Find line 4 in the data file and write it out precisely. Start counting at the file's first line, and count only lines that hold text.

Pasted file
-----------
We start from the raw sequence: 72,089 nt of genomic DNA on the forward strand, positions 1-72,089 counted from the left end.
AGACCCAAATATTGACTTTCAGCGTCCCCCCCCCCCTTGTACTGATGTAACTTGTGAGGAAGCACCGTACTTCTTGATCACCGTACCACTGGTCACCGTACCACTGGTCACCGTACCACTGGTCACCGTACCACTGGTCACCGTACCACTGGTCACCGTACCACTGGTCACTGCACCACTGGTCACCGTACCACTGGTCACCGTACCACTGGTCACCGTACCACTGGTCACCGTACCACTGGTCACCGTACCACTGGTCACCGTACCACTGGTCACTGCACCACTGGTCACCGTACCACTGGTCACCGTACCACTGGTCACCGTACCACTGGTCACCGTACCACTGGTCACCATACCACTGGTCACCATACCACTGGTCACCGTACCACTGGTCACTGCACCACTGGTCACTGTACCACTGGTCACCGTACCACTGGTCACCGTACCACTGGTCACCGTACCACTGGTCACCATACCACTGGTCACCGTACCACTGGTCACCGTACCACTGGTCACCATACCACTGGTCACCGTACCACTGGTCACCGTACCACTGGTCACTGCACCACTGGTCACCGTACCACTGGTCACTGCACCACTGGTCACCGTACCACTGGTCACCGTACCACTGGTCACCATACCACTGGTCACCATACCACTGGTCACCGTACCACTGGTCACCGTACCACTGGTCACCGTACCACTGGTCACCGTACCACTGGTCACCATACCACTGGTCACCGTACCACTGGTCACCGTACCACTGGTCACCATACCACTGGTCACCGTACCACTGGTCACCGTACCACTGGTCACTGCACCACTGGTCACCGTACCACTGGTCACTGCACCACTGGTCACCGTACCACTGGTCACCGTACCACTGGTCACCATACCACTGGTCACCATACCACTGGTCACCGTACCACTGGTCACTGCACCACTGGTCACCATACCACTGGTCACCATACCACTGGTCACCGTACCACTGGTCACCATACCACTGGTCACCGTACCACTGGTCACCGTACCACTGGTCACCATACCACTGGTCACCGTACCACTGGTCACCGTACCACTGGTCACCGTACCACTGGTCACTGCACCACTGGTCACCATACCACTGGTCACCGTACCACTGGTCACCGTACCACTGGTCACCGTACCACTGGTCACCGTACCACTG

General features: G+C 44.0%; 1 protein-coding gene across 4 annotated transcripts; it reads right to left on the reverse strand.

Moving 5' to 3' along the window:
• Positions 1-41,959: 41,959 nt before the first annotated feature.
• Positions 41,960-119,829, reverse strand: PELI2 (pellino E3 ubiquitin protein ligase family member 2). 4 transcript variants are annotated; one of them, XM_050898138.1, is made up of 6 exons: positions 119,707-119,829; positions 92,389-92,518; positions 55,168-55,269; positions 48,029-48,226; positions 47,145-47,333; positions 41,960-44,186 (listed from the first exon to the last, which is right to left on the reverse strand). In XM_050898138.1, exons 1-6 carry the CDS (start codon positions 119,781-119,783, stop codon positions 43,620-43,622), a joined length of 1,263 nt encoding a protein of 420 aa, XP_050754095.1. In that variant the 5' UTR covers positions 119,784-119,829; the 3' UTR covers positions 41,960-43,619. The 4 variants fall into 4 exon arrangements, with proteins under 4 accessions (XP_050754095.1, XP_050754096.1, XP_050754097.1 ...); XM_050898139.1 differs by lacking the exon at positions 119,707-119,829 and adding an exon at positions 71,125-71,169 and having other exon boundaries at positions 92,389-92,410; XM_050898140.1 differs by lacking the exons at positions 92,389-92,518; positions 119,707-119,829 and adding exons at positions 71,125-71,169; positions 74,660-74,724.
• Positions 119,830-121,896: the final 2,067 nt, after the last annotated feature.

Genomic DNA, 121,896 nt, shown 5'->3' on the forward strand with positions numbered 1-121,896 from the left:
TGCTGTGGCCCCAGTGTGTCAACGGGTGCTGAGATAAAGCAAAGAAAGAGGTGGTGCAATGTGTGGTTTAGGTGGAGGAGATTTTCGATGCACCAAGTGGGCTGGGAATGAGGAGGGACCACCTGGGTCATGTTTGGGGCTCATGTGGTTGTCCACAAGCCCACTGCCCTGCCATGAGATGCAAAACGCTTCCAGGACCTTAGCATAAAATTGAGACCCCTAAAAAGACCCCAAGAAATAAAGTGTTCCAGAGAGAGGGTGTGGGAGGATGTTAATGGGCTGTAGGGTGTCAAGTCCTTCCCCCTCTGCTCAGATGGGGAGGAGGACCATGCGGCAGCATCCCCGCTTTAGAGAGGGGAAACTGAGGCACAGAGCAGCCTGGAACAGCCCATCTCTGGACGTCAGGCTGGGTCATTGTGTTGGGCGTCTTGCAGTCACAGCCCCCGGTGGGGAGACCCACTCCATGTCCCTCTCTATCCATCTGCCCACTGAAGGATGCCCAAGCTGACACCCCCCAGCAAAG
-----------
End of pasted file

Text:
Moving 5' to 3' along the window: